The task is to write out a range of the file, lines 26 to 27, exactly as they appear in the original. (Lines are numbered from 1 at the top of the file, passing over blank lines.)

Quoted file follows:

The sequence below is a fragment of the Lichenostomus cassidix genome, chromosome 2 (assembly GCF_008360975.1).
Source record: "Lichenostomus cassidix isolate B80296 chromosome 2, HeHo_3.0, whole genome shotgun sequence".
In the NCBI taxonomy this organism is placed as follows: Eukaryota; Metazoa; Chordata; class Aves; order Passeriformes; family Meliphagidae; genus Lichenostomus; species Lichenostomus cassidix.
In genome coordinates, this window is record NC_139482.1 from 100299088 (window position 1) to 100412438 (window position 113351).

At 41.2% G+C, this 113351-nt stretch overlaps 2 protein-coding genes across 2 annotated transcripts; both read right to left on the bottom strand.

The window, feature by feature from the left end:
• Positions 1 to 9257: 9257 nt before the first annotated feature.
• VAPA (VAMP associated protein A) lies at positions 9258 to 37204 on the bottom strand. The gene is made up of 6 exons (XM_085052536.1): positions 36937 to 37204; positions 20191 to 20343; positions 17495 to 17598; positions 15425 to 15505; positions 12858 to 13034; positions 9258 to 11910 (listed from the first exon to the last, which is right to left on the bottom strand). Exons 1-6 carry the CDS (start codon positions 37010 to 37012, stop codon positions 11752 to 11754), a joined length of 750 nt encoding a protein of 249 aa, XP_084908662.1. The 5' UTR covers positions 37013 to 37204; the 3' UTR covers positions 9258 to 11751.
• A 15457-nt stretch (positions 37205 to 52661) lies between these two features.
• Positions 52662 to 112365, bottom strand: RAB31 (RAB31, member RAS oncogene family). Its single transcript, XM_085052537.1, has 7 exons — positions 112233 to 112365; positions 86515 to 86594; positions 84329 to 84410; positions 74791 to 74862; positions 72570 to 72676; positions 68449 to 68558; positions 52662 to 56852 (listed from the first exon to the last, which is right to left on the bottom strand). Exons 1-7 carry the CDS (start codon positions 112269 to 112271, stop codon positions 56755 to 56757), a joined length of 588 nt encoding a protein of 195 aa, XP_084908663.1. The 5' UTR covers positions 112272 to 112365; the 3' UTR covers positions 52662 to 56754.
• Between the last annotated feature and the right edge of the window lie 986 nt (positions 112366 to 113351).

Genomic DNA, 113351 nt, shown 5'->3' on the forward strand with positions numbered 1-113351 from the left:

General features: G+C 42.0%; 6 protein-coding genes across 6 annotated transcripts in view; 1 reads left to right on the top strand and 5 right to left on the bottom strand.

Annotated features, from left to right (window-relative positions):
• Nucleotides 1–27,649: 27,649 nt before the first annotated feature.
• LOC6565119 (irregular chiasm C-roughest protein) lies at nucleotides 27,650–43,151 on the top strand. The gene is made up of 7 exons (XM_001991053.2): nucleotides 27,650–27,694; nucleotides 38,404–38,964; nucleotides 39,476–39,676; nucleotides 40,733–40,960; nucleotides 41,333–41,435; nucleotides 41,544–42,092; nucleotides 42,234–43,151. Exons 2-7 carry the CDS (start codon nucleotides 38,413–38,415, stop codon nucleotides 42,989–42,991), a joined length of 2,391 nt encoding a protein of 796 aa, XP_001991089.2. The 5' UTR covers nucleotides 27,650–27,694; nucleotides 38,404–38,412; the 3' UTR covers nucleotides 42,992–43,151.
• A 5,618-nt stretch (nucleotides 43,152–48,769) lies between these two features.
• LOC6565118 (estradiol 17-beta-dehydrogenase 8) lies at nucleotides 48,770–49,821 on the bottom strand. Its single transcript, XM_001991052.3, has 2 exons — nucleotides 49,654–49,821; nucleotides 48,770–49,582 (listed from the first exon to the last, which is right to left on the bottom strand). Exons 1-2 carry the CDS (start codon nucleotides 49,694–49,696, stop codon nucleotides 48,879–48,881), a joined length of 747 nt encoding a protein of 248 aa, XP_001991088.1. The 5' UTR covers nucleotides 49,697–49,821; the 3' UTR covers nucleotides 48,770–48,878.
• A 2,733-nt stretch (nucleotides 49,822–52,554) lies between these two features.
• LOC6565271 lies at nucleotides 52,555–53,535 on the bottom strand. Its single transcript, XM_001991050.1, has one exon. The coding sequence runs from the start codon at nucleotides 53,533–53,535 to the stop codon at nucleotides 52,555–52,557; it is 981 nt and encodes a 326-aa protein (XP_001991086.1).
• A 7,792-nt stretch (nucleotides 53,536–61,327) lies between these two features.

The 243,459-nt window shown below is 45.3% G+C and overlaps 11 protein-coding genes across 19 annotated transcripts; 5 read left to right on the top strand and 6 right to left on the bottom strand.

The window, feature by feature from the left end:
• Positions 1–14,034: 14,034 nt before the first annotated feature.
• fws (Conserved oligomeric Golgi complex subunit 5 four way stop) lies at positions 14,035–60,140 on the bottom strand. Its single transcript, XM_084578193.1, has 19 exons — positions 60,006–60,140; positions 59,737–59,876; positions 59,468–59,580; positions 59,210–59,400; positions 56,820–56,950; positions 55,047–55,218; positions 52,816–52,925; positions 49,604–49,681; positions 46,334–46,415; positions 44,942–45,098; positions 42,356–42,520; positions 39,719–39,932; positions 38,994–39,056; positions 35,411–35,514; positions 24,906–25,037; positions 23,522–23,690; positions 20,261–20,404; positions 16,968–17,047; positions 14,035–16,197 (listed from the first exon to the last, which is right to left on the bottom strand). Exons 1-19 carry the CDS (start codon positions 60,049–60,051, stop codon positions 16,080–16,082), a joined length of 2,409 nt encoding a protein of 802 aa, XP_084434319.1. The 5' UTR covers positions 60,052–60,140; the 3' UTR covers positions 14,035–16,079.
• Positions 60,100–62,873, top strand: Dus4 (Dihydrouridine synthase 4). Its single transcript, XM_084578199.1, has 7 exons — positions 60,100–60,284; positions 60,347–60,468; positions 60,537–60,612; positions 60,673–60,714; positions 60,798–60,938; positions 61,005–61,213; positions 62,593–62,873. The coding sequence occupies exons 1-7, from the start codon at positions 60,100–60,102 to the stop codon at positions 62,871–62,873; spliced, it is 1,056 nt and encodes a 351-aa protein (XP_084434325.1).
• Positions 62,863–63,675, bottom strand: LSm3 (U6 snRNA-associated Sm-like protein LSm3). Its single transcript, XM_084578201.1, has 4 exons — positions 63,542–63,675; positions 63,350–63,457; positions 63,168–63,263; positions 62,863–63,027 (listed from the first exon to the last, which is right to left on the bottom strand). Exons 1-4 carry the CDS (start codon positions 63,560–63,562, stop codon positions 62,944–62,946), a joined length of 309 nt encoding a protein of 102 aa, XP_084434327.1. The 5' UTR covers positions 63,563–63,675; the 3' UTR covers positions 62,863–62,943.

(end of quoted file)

• Positions 60,100–62,873, top strand: Dus4 (Dihydrouridine synthase 4). Its single transcript, XM_084578199.1, has 7 exons — positions 60,100–60,284; positions 60,347–60,468; positions 60,537–60,612; positions 60,673–60,714; positions 60,798–60,938; positions 61,005–61,213; positions 62,593–62,873. The coding sequence occupies exons 1-7, from the start codon at positions 60,100–60,102 to the stop codon at positions 62,871–62,873; spliced, it is 1,056 nt and encodes a 351-aa protein (XP_084434325.1).
• Positions 62,863–63,675, bottom strand: LSm3 (U6 snRNA-associated Sm-like protein LSm3). Its single transcript, XM_084578201.1, has 4 exons — positions 63,542–63,675; positions 63,350–63,457; positions 63,168–63,263; positions 62,863–63,027 (listed from the first exon to the last, which is right to left on the bottom strand). Exons 1-4 carry the CDS (start codon positions 63,560–63,562, stop codon positions 62,944–62,946), a joined length of 309 nt encoding a protein of 102 aa, XP_084434327.1. The 5' UTR covers positions 63,563–63,675; the 3' UTR covers positions 62,863–62,943.